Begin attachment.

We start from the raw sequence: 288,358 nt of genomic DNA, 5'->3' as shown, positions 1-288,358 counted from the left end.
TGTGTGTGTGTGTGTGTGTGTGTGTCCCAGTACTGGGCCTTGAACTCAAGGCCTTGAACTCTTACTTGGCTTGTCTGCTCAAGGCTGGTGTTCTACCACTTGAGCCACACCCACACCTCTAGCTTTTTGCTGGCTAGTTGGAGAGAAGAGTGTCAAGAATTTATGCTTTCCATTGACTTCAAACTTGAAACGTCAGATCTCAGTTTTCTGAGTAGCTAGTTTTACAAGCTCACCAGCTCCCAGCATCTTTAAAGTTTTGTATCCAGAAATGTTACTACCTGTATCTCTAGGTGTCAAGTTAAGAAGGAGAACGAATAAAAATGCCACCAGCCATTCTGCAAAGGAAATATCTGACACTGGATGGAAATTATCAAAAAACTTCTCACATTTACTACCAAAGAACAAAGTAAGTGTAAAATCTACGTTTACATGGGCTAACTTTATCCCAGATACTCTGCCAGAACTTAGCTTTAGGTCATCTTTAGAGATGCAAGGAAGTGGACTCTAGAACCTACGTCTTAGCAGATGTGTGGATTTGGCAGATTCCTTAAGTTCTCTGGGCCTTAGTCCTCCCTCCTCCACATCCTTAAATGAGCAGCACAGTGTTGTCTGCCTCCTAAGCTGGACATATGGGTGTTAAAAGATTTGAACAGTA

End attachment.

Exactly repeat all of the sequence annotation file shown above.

We start from the raw sequence: 288,358 nt of genomic DNA, 5'->3' as shown, positions 1-288,358 counted from the left end.
TGTGTGTGTGTGTGTGTGTGTGTGTCCCAGTACTGGGCCTTGAACTCAAGGCCTTGAACTCTTACTTGGCTTGTCTGCTCAAGGCTGGTGTTCTACCACTTGAGCCACACCCACACCTCTAGCTTTTTGCTGGCTAGTTGGAGAGAAGAGTGTCAAGAATTTATGCTTTCCATTGACTTCAAACTTGAAACGTCAGATCTCAGTTTTCTGAGTAGCTAGTTTTACAAGCTCACCAGCTCCCAGCATCTTTAAAGTTTTGTATCCAGAAATGTTACTACCTGTATCTCTAGGTGTCAAGTTAAGAAGGAGAACGAATAAAAATGCCACCAGCCATTCTGCAAAGGAAATATCTGACACTGGATGGAAATTATCAAAAAACTTCTCACATTTACTACCAAAGAACAAAGTAAGTGTAAAATCTACGTTTACATGGGCTAACTTTATCCCAGATACTCTGCCAGAACTTAGCTTTAGGTCATCTTTAGAGATGCAAGGAAGTGGACTCTAGAACCTACGTCTTAGCAGATGTGTGGATTTGGCAGATTCCTTAAGTTCTCTGGGCCTTAGTCCTCCCTCCTCCACATCCTTAAATGAGCAGCACAGTGTTGTCTGCCTCCTAAGCTGGACATATGGGTGTTAAAAGATTTGAACAGTA